Back in November 2007, I featured a post in which I said that there were signs that pharmaceutical giant Eli Lilly and Company was reconsidering the company’s type 1 diabetes strategy, particularly given their partnership with MacroGenics, Inc. to develop and commercialize teplizumab, which is a humanized anti-CD3 monoclonal antibody. In effect, that biotechnology medicine could address a persistent problem in people with type 1 diabetes which few drug companies have really pursued … until recently. We know the body continues to make new insulin-producing beta cells even in longstanding people with type 1 diabetes, but the darn immune system keeps destroying them. At present, there is no company who makes a similar product, although research has shown positive results in clinical trials (think of the work done by UCSF’s Jeffrey Bluestone as one such example, or the JDRF-funded clinical trials using monoclonal antibodies in Europe as another). Presently, making monoclonal antibodies is a very laborious process which is done by researchers by hand, and while it is arguably effective, the fact that no one makes them commercially means they’re largely out-of-reach for many people who could potentially benefit from such a treatment.
Interestingly, this morning’s Seattle Post-Intelligencer featured an interesting story that Lilly’s arch rival, Novo Nordisk A/S was opening a research site in the Seattle area. So what. After all, Novo has scientists working all over the place and has recently built an insulin factory in North Carolina, too. The Seattle P-I story by itself wouldn’t be much to report unless you live in the area, but what was most interesting about that short article was the following statement (I’ll include the full article at the bottom so it remains available down the road):
“By 2010, Novo Nordisk plans to have 80 employees at its Seattle operations, which will identify drug targets for inflammatory and autoimmune diseases.” They also noted that Novo Nordisk’s Seattle operations will be headed by a man named Don Foster, formerly a vice president of research at ZymoGenetics.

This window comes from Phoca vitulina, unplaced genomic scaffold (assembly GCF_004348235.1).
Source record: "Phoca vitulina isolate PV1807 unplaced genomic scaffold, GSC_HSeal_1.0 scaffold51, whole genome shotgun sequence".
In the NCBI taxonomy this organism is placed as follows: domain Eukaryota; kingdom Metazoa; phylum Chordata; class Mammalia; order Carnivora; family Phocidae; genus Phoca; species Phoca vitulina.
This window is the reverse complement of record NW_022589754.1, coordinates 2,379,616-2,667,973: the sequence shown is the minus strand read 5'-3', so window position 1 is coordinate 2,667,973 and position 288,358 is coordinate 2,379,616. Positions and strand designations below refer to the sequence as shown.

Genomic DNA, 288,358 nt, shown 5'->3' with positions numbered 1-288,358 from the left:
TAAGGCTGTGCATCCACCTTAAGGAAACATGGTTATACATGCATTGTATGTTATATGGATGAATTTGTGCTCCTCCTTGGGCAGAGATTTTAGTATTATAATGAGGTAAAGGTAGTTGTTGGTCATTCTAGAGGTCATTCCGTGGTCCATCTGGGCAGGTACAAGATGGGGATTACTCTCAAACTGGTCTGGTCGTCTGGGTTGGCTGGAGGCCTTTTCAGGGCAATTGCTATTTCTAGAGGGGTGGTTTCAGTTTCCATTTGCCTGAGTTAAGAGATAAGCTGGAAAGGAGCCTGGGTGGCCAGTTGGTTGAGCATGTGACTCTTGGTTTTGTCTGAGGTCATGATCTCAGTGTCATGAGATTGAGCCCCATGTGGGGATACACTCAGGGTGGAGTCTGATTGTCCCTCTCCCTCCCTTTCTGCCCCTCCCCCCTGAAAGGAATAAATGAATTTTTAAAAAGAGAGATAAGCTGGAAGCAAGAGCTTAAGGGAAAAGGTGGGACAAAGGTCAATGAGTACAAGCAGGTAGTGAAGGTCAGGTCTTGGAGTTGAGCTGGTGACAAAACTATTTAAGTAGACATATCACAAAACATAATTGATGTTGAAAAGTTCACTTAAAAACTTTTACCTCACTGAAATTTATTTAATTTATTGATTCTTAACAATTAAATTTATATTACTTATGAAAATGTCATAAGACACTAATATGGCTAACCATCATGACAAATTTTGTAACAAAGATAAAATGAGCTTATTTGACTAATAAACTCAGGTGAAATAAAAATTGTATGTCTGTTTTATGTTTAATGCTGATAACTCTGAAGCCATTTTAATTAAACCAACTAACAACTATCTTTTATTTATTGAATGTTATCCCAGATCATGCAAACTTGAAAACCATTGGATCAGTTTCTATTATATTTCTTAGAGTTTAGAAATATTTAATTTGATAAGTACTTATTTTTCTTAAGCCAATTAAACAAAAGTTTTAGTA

Note that these researchers will not (necessarily) be looking at ways to “improve” insulin therapy as one might expect from the world’s largest insulin maker, but they’re targeting treatments for autoimmune diseases and drug targets for inflammation. That’s a powerful statement, namely that if Novo thinks Lilly might market something that stops recurring autoimmunity, then Novo thinks they need to play in the same sandbox. There is a long history of rivalry between these companies, and its interesting how quickly Novolog (insulin aspart rDNA origin) emerged after Humalog – the worlds first insulin analog – was introduced.
In recent years, Lilly has lost focus on the type 1 diabetes market which helped to fund many of the company’s blockbusters (and former blockbusters) such as Prozac and Zyprexa (therapeutics for completely unrelated ailments, but nevertheless, were both $1+ billion/year blockbuster drugs). As a result, Lilly has become second-fiddle in a market they once commanded 85% of as recently as a decade ago. I wrote an open letter to then-CEO Sidney Taurel a while back aimed at this squandering, but I’m not sure it meant anything to the company. Some of that is due to the company’s failure to consider the impact of managed care and pharmacy benefits managers who actually pay for 80% of the prescription drugs sold in the U.S., and the company’s Q2 Earnings presentation showed no sign that the company has learned that vital lesson.
But from my own perspective, I think competition is always a good thing, and I welcome the push into new treatments to finally address the issue of autoimmunity, although only time will tell how sustainable these will actually be.Novo Nordisk opening Seattle site By Joseph Tartakoff, P-I Reporter August 6, 2008
In a major boost to Seattle’s biotech community, which this year alone has seen more than 280 workers lose their jobs, Danish drug giant Novo Nordisk is opening a research site here.
By 2010, Novo Nordisk plans to have 80 employees at its Seattle operations, which will identify drug targets for inflammatory and autoimmune diseases. In the past week alone, Novo Nordisk has posted nine Seattle job openings - ranging from senior scientist to site administration manager - on the company’s Web site.
A Novo Nordisk spokesman could not immediately comment on the news Tuesday, although a Novo Nordisk ad included some details of its plans.
Novo Nordisk has deep ties to Seattle. Eight years ago, Novo Nordisk spun off its Seattle operations as ZymoGenetics, and it still owns a roughly 30 percent stake in the company, which is Seattle’s second-largest biotech employer.
In fact, according to ZymoGenetics Chief Executive Officer Bruce Carter, Novo Nordisk’s Seattle operations will be headed by Don Foster, formerly a vice president of research at ZymoGenetics.
“I think this is really good news for Seattle. One of the problems is Corixa gets bought by (GlaxoSmithKline). Icos gets bought by Eli Lilly. This was beginning to shrink,” he said, referring to a number of Seattle biotech firms that have been sold in recent years.
“We need more biotechnology companies starting up here. I’ve been disappointed by how few people from Immunex, Icos started up companies. I think this is great news for this city.”
As for the relationship between ZymoGenetics and the Novo Nordisk operations here, Carter said the two companies would simply be “chums.”